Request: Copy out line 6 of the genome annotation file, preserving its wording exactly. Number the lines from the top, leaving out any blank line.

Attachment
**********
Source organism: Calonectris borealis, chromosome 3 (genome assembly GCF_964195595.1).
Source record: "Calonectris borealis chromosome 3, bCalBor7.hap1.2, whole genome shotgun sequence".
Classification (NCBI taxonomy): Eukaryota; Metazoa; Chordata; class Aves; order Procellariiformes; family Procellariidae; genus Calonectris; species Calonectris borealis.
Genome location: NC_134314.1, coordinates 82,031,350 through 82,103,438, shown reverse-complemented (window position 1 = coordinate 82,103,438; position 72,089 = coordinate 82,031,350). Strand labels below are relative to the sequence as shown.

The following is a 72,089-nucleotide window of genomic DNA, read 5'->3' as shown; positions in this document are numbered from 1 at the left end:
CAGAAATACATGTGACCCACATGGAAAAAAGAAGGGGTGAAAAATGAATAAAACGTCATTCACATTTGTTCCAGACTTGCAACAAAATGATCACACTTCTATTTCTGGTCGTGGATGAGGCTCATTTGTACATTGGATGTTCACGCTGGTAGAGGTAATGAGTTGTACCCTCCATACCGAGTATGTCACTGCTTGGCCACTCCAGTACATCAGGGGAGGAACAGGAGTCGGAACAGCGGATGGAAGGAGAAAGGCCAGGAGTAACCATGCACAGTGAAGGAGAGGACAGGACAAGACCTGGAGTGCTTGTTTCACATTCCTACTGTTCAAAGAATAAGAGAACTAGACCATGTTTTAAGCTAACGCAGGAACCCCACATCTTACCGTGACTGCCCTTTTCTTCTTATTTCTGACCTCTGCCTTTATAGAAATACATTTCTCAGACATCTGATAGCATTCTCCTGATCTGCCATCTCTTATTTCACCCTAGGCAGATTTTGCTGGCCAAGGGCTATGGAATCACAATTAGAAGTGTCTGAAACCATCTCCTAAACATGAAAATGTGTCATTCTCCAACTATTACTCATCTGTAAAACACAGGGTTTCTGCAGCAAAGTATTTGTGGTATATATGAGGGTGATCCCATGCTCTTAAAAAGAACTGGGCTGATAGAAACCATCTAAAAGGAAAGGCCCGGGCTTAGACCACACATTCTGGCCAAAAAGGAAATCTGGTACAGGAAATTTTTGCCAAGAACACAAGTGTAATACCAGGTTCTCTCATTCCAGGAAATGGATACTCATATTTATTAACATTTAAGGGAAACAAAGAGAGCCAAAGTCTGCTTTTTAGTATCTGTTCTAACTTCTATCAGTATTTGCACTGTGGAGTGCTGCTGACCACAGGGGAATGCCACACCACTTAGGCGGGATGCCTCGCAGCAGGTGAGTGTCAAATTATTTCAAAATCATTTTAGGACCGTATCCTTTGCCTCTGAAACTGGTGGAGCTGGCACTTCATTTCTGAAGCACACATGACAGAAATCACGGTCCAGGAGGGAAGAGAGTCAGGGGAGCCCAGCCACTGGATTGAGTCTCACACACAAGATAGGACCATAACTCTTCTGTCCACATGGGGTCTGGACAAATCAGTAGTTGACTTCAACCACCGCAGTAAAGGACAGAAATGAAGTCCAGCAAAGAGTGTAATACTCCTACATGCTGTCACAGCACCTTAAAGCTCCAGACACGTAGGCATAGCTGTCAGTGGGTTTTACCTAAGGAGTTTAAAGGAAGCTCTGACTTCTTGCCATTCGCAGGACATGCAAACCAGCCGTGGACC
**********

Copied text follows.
CAGAAATACATGTGACCCACATGGAAAAAAGAAGGGGTGAAAAATGAATAAAACGTCATTCACATTTGTTCCAGACTTGCAACAAAATGATCACACTTCTATTTCTGGTCGTGGATGAGGCTCATTTGTACATTGGATGTTCACGCTGGTAGAGGTAATGAGTTGTACCCTCCATACCGAGTATGTCACTGCTTGGCCACTCCAGTACATCAGGGGAGGAACAGGAGTCGGAACAGCGGATGGAAGGAGAAAGGCCAGGAGTAACCATGCACAGTGAAGGAGAGGACAGGACAAGACCTGGAGTGCTTGTTTCACATTCCTACTGTTCAAAGAATAAGAGAACTAGACCATGTTTTAAGCTAACGCAGGAACCCCACATCTTACCGTGACTGCCCTTTTCTTCTTATTTCTGACCTCTGCCTTTATAGAAATACATTTCTCAGACATCTGATAGCATTCTCCTGATCTGCCATCTCTTATTTCACCCTAGGCAGATTTTGCTGGCCAAGGGCTATGGAATCACAATTAGAAGTGTCTGAAACCATCTCCTAAACATGAAAATGTGTCATTCTCCAACTATTACTCATCTGTAAAACACAGGGTTTCTGCAGCAAAGTATTTGTGGTATATATGAGGGTGATCCCATGCTCTTAAAAAGAACTGGGCTGATAGAAACCATCTAAAAGGAAAGGCCCGGGCTTAGACCACACATTCTGGCCAAAAAGGAAATCTGGTACAGGAAATTTTTGCCAAGAACACAAGTGTAATACCAGGTTCTCTCATTCCAGGAAATGGATACTCATATTTATTAACATTTAAGGGAAACAAAGAGAGCCAAAGTCTGCTTTTTAGTATCTGTTCTAACTTCTATCAGTATTTGCACTGTGGAGTGCTGCTGACCACAGGGGAATGCCACACCACTTAGGCGGGATGCCTCGCAGCAGGTGAGTGTCAAATTATTTCAAAATCATTTTAGGACCGTATCCTTTGCCTCTGAAACTGGTGGAGCTGGCACTTCATTTCTGAAGCACACATGACAGAAATCACGGTCCAGGAGGGAAGAGAGTCAGGGGAGCCCAGCCACTGGATTGAGTCTCACACACAAGATAGGACCATAACTCTTCTGTCCACATGGGGTCTGGACAAATCAGTAGTTGACTTCAACCACCGCAGTAAAGGACAGAAATGAAGTCCAGCAAAGAGTGTAATACTCCTACATGCTGTCACAGCACCTTAAAGCTCCAGACACGTAGGCATAGCTGTCAGTGGGTTTTACCTAAGGAGTTTAAAGGAAGCTCTGACTTCTTGCCATTCGCAGGACATGCAAACCAGCCGTGGACC